rdave13

Don't forget that in 30 years time they will have to apply for release - it isn't going to be automatic. A good deal will depend on their attitude and conduct in prison.

Don't you ever sleep? I'm off to bed.

  rdave13 01:34 03 Aug 2013

Forum Editor , "Don't you ever sleep?",

Only when I can afford to.

  Chronos the 2nd 10:01 03 Aug 2013

Lets not get carried away with using budget cuts as justification for people just not doing there jobs. We have had these stories all to often in my lifetime and we have always 'Lessons will be learnt' mantra. Lessons are invariably not learnt then the politicians,to placate the angry public set up inquiry and then promptly ignore virtually all recommendations which come as a result of the inquiry.

So many people must have seen the evidence with their own eyes that things were not right with this young boy and either did nothing or did very little but look to blame any and everything except their own failings.

Yet no heads will roll, no responsibility apportioned, a minor cog might get a slapped wrist but nothing more. Time and time again we have seen taking responsibility for your actions particularly within public service is not a requirement of your job. And the more senior you are this policy of denial of any responsibility becomes almost part of their job description.

No doubt over the next few days/weeks there will be much wringing of hands and wagging of fingers not to mention those trying to make political capital out of a terrible situation.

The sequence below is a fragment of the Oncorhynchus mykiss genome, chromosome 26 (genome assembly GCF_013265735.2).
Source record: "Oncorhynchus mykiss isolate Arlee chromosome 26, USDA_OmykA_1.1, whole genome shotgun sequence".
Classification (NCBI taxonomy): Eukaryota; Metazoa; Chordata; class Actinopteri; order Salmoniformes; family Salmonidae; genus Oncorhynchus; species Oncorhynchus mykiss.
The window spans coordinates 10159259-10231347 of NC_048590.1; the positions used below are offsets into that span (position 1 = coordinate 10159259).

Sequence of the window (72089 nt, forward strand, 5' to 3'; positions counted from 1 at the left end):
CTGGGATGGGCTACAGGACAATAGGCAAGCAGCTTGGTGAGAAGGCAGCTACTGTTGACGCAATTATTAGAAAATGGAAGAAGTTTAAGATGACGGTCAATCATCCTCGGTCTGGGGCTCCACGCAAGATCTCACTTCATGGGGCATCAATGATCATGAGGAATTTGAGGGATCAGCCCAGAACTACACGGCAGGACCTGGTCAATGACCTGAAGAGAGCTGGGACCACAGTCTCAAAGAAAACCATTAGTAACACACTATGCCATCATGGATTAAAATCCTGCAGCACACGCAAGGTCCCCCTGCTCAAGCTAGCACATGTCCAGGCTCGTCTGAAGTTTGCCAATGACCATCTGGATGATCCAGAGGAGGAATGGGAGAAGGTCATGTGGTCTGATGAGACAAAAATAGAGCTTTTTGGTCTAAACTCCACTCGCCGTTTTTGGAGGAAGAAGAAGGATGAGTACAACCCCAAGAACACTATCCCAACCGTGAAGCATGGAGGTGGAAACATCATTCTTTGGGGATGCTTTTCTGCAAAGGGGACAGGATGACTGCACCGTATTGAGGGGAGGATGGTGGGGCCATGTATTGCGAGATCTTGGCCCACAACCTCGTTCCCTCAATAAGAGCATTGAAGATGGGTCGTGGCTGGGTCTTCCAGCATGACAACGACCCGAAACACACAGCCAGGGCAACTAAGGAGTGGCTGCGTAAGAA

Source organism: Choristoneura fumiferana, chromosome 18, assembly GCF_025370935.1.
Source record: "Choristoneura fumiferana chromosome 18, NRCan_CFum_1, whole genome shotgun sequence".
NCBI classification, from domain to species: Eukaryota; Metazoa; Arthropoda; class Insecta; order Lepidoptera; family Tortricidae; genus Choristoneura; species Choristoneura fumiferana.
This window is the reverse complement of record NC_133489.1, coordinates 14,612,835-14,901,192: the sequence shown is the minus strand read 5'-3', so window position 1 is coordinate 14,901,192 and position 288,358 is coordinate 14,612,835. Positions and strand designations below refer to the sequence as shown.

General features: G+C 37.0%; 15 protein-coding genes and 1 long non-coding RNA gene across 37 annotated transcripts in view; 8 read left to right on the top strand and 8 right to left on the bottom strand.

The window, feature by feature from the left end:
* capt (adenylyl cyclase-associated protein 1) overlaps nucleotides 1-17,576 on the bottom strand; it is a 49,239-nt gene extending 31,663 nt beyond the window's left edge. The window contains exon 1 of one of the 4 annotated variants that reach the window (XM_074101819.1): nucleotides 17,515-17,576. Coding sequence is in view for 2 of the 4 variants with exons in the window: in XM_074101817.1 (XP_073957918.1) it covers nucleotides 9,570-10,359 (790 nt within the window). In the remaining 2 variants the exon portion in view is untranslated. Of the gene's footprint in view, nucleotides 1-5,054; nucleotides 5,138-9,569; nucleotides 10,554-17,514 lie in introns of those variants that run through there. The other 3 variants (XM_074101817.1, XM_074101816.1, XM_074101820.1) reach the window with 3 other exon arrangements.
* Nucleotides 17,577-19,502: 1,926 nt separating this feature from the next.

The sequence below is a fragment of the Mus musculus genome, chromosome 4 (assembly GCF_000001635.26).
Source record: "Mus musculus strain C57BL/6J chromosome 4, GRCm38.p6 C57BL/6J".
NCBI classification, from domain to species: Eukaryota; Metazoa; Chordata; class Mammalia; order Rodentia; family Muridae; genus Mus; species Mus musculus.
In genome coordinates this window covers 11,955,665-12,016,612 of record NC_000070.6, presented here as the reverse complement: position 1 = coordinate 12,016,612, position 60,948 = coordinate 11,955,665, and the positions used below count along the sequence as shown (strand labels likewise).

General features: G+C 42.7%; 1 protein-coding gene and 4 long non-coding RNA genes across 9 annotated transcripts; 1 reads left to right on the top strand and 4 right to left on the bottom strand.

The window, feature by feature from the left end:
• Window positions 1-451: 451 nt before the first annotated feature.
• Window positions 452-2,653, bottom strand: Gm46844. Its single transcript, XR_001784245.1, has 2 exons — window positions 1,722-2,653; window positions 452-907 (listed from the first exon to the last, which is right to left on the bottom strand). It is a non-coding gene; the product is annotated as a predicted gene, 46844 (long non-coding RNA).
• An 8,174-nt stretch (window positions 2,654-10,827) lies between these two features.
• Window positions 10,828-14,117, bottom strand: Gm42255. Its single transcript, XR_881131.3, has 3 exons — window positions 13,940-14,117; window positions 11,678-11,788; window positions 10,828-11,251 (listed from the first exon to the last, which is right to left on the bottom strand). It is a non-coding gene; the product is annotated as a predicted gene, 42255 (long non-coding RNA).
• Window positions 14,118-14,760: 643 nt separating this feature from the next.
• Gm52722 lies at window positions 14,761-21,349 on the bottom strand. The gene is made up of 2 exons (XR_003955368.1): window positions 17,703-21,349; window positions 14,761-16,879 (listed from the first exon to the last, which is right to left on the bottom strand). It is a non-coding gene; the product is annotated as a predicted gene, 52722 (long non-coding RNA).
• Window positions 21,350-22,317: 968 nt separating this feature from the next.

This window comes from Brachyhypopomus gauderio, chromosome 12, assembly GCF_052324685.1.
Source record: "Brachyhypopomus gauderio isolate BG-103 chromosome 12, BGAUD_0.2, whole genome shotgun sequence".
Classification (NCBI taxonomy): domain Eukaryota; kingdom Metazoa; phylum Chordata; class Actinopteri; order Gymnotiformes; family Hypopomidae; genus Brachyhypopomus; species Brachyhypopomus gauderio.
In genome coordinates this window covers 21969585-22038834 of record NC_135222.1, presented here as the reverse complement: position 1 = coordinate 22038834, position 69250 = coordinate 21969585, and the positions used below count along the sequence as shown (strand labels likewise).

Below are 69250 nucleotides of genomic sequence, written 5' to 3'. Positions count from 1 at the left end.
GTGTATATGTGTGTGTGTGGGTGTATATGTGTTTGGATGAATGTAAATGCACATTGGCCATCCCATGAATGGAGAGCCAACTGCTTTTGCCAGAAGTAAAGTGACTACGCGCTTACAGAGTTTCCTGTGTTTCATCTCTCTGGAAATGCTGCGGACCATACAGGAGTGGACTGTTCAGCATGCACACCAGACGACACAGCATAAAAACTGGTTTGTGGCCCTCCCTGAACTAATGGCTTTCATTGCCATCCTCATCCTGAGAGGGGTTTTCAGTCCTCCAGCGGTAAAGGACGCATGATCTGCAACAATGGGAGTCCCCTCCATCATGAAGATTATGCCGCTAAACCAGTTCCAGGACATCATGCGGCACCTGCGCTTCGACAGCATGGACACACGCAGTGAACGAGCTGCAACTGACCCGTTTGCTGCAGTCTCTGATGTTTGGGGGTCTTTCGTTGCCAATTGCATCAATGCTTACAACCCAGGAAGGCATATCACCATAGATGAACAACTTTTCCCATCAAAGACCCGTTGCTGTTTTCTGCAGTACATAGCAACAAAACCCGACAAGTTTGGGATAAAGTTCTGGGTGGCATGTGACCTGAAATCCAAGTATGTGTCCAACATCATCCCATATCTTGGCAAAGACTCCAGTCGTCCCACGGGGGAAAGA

Such a sad ending for a sad and oh so short life.

  Forum Editor 10:20 03 Aug 2013

Chronos the 2nd

I think you've identified the critical failing in the current system - it's a lack of accountability. In the Commercial world people are, broadly speaking, accountable for the mistakes they make because it's so easy to identify who is actually to blame when something goes wrong.

Everyone makes mistakes from time to time, but if they can be rapidly detected and acted upon the damage can usually be limited. The person concerned can be re-trained if necessary, or the system adapted to make a particular mistake less likely - the process goes on in thousands of businesses on a daily basis. That it does is because there's a bottom line involved, and business management teams are less likely to lose sight of the ball. If you drop a clanger in a commercial context the repercussions are usually pretty immediate.

In the public sector there's no commercial pressure in that sense - the business rolls on, regardless of failures on the part of its employees because customers generally can't go elsewhere.

What's needed is more accountability right through the organisations, so it can work proactively, rather than - as in this case - re-actively, after the event. All the rigorous inquiries and lesson-learning in the world aren't going to bring Daniel back to life.

  Chronos the 2nd 10:34 03 Aug 2013

I don't think for one minute that we can hold the commercial world as a shining example of accountability or the acceptance of responsibility, even to use your words of 'broadly speaking.'

We only have to look at the banking profession, the newspapers the hundred or so blue chip companies,currently unknown for some reason, who have employed dodgy private eyes for some very dodgy jobs. I very much doubt there will be a rush for anyone hold their hands up and accept responsibility.